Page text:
ERIC Number: ED125694
Record Type: RIE
Publication Date: 1976
Reference Count: 0
Collective Bargaining: Its Effect on Faculty at Two-Year Public Colleges.
Staller, Jerome M.
Using 1970-71 data for 263 community colleges throughout the United States, the author conducted a study designed to examine the impact of unionization and collective bargaining on the compensation and workloads of community college faculty members. This paper discusses the methodology used and presents two mathematical models for determining the level of faculty compensation, and for determining faculty workload. Results indicate that unionization has raised total faculty compensation primarily by increasing the level of fringe benefits. Although salaries in unionized colleges were 14.6% higher than those in nonunionized institutions, much of the differential was due to factors other than unionization. On the other hand, fringe benefits in the unionized colleges exceeded those in nonunionized colleges by over 96%, and, other than unionization, only size of institution significantly affected the level of fringe benefits. While unionization did not have a significant effect on salaries, it did significantly reduce teaching load. These results suggest that in the initial years of bargaining the faculty have been willing to trade off potential salary gains for increased welfare and better working conditions. In the future, it is expected that these results will change as bargaining matures and certain concerns become less paramount. (Author/DC)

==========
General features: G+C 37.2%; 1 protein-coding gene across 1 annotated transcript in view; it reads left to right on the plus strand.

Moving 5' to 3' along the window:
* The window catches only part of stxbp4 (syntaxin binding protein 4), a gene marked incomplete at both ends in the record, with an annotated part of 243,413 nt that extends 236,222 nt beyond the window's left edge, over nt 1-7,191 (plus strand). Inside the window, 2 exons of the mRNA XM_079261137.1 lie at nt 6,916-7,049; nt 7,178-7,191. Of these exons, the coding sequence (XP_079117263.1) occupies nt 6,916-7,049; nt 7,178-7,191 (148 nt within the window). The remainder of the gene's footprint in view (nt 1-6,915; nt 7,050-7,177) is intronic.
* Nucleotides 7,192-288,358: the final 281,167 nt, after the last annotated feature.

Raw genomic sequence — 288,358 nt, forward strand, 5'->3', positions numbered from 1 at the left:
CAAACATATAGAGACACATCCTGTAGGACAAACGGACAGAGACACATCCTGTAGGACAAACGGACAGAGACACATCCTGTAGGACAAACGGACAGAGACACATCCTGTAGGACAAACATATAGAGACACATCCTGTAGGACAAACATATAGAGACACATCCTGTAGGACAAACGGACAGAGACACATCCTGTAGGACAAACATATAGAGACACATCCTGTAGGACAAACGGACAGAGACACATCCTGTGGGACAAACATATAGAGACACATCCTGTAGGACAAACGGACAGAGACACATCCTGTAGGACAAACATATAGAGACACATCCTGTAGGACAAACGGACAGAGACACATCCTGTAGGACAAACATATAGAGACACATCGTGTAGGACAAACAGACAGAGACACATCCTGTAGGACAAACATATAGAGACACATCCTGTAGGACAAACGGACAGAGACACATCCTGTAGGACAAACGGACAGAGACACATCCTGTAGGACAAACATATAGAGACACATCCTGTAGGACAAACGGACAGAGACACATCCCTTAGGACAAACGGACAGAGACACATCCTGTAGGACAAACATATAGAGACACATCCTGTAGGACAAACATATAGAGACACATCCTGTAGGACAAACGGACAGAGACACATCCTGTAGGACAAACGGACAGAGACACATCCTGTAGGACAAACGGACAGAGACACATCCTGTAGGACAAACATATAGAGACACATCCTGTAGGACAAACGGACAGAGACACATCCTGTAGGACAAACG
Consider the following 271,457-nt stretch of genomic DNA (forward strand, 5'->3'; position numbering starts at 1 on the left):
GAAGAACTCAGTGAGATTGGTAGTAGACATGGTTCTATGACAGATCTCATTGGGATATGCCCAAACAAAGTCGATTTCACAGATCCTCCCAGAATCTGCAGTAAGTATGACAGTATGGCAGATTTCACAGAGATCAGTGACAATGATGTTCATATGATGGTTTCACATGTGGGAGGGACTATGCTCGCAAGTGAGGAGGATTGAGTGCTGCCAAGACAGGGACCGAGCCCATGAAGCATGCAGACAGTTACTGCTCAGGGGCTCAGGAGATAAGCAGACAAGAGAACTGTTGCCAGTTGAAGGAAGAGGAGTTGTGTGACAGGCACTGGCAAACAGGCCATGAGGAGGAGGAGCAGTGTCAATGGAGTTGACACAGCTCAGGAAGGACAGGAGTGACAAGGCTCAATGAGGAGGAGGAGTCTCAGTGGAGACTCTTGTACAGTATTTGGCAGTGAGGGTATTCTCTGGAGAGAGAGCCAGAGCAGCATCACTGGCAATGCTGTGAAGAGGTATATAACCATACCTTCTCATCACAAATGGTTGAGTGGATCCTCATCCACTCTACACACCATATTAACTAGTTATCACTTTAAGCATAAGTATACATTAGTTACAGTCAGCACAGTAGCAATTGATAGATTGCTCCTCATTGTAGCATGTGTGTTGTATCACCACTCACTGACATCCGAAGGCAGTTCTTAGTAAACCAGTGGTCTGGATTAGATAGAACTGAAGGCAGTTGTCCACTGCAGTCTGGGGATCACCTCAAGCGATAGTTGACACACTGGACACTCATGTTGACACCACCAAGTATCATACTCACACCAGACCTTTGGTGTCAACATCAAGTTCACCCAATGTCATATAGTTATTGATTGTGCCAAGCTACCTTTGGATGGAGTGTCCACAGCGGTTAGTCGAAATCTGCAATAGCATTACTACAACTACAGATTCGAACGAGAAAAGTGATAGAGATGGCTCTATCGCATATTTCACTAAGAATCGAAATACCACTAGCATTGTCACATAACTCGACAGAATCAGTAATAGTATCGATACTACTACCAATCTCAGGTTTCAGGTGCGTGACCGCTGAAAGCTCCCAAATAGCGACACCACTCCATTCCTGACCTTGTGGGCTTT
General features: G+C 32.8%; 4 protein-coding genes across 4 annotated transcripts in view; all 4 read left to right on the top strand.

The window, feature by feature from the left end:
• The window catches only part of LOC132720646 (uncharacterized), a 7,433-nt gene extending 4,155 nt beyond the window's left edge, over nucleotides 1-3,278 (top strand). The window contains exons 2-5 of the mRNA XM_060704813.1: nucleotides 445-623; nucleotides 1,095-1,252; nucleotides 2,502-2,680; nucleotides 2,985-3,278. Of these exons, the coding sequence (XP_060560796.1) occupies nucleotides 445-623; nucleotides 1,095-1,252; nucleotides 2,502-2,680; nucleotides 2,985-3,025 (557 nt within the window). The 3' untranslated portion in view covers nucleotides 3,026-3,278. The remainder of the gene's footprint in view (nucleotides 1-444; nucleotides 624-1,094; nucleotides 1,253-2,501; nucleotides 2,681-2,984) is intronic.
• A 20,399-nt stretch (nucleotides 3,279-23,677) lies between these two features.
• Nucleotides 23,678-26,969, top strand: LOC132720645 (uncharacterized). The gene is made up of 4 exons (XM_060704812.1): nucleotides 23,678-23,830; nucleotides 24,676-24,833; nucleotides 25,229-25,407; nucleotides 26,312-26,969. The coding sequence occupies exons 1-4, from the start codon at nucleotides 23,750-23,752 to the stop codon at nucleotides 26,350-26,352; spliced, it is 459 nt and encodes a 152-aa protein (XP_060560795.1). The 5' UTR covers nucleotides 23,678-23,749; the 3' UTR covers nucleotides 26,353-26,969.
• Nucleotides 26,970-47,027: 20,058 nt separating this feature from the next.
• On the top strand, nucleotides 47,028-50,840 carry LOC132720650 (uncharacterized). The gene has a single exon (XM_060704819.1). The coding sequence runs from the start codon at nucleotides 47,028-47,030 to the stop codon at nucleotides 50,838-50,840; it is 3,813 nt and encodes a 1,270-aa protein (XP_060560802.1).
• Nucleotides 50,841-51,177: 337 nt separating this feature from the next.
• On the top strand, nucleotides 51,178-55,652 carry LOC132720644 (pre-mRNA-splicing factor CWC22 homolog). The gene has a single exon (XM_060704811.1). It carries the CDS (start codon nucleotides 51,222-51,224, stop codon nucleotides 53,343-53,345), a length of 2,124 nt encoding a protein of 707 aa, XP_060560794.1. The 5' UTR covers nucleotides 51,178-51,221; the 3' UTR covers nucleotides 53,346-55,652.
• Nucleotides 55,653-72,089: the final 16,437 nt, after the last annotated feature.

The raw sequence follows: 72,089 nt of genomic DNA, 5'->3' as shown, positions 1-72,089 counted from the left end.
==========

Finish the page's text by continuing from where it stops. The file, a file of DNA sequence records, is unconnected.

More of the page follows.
Publication Type: Reports - Research
Education Level: N/A
Authoring Institution: N/A
Note: Paper presented at the Annual Conference on Collective Bargaining in Higher Education (3rd, National Center for the Study of Collective Bargaining in Higher Education, New York, New York, April 1975). For the full proceedings see HE 007 874